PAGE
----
At home in the country
An architect’s own home in Albany, WA, makes the most of its wild and windy site, using Passive House techniques to keep the weather out.
Tucked in a valley surrounded by sand dunes, this modern country house has views across to Albany’s famous wind farm with its 12 turbines that supply 80 per cent of the town’s energy needs. It’s a visual reminder that this is a cool and breezy place, even in the middle of summer.
Even though the house is five kilometres from the coast, the family that lives here can hear the waves of the Southern Ocean pounding against the shore when they stand outside or open the windows. But inside, it is quiet and warm, thanks to the Passive House principles that guided architect and owner Julie de Jong in its design.
She wanted to mitigate the local conditions and provide a buffer against the southern elements, so the house is arranged on an east-west axis with the living spaces facing north, in two pavilions joined by a glazed walkway.
“One of the lovely things about being in the country is having lots of open space around the house,” Julie says. “The glass corridor means that when I walk from my bedroom to the kitchen in the morning I can see what the weather is like, and have an immediate connection with nature, while also having that lovely snug feeling of being warm inside.”
The family moved south from Perth five years ago when Julie was pregnant with their second child. “When we bought this land, it was still a big paddock,” she recalls. At first, they rented an old house in the town centre that was freezing cold in winter, and not much better in summer. Living there helped Julie to work out what they needed, as she began work on the design.
“It’s a cold climate even in summer, when any higher temperatures are not sustained for long,” she says. “And there is not as much double-brick construction here as in Perth – it’s more lightweight timber-framed buildings – so there are plenty of carpenters among the local builders.”
Working within the constraints of the environment and the availability of local trades, Julie experimented in ways she hadn’t been able to on clients’ projects. “In Perth, I’d always looked at alternative construction methods but clients wouldn’t go for them,” she says. “So I built our house out of SIPs [structural insulated panels] and timber framing, with timber cladding on the outside.
“As a child, I lived in the southern forest region and I wanted a timber aesthetic because of the appeal of living with natural materials, and because it suits this climate well if you incorporate high levels of insulation,” she adds. The exterior walls comprise 145mm-thick insulated panels with an R-value of 3.5, a 35 millimetre air gap, and an outer layer of jarrah cladding. “It’s a pretty chunky timber wall,” Julie says.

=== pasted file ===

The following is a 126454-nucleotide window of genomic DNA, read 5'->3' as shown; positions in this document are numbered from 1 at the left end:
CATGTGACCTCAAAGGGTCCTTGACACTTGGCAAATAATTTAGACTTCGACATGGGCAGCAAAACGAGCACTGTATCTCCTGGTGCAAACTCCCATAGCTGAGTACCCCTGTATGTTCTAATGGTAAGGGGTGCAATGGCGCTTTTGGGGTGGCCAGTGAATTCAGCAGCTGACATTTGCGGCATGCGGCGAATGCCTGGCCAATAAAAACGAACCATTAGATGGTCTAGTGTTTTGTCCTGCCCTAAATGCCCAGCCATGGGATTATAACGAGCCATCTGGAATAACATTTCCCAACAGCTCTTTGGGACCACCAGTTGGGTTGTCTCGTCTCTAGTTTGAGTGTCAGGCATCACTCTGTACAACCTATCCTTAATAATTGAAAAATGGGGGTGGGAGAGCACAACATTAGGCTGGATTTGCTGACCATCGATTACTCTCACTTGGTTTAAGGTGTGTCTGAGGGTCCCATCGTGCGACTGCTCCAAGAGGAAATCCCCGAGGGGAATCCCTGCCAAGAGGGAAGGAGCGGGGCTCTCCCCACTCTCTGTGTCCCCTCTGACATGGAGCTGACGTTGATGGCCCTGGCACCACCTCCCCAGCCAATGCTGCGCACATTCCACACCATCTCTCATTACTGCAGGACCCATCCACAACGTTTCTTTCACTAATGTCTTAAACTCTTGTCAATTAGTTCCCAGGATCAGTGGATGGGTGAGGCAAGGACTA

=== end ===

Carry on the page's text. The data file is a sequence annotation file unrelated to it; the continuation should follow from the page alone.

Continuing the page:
Thermal modelling suggested that indoor temperatures would be sufficient to leave out the planned in-slab heating system, which saved $30,000 and has turned out to be a good decision. “It rarely gets cold and we don’t use the only heater – the log fire in the main living room – as much as we thought we would, because it gets too hot,” Julie says.
To distribute that heat throughout the house, Julie installed a heat transfer system after the first winter. It collects hot air from the raked ceiling in the main living space and pumps it into the living room and children’s playroom in the bedroom wing. Dividing the house into two areas helps to reduce heating costs and provides useful separation when guests visit.
Julie admits there are some downsides of being an architect and designing your own home, including the desire to have the best of everything on a tight budget. She made some big-ticket purchases but justified those because the family intends to live in the house for many years.
“Ultimately we were happy to invest in a quality build and high-quality finishes,” she says. “For example, it would have been cheaper to use an off-the-shelf cladding product than the solid jarrah outside, and we integrated a lot of natural timber inside, which was an additional cost over the prefinished SIPs, but I think the timber finishes contribute to a sense of general wellbeing.”
The process of building her own home and bouncing ideas off her husband Lee – who played the role of client – helped Julie to explain all of her choices in layperson’s terms, giving her useful insights for future projects with clients.
“My husband was reading a lot of Sanctuary magazines at the start, to learn about the terminology and concepts: that it’s not just about aesthetics and floor area,” she says. “When I was using the environmental modelling tools to get the sun angles and eave overhangs just right, I brought him along with me.”
Julie also explained to Lee why she selected Tasmanian oak for the interiors – it was the cheapest plantation timber available – and why it was worthwhile to install under-slab and slab-edge insulation.
“In the first year we moved in, it took about 12 months for the temperature of the slab to neutralise and to store warmth and regulate with the ground temperature, as it cured and settled in on the site, but now it means the indoor temperature is very stable,” she says.
It wasn’t all plain sailing. The build itself was like an episode of Grand Designs at times, Julie recalls – but the final result was worth the effort, and the project provided her with a great introduction to life and work in Albany.
“It offered me a chance to establish relationships with local builders and tradespeople, and as a new director at H+H, it was my chance to say: ‘This is how I like to do things’,” she says.
“The thing I love most about our house – apart from the fact that it’s so lovely and warm – is the way that we can look out and not see any of our neighbours, just the views and my horses in the paddock. And we get kangaroos on our front lawn, and that never gets tired!”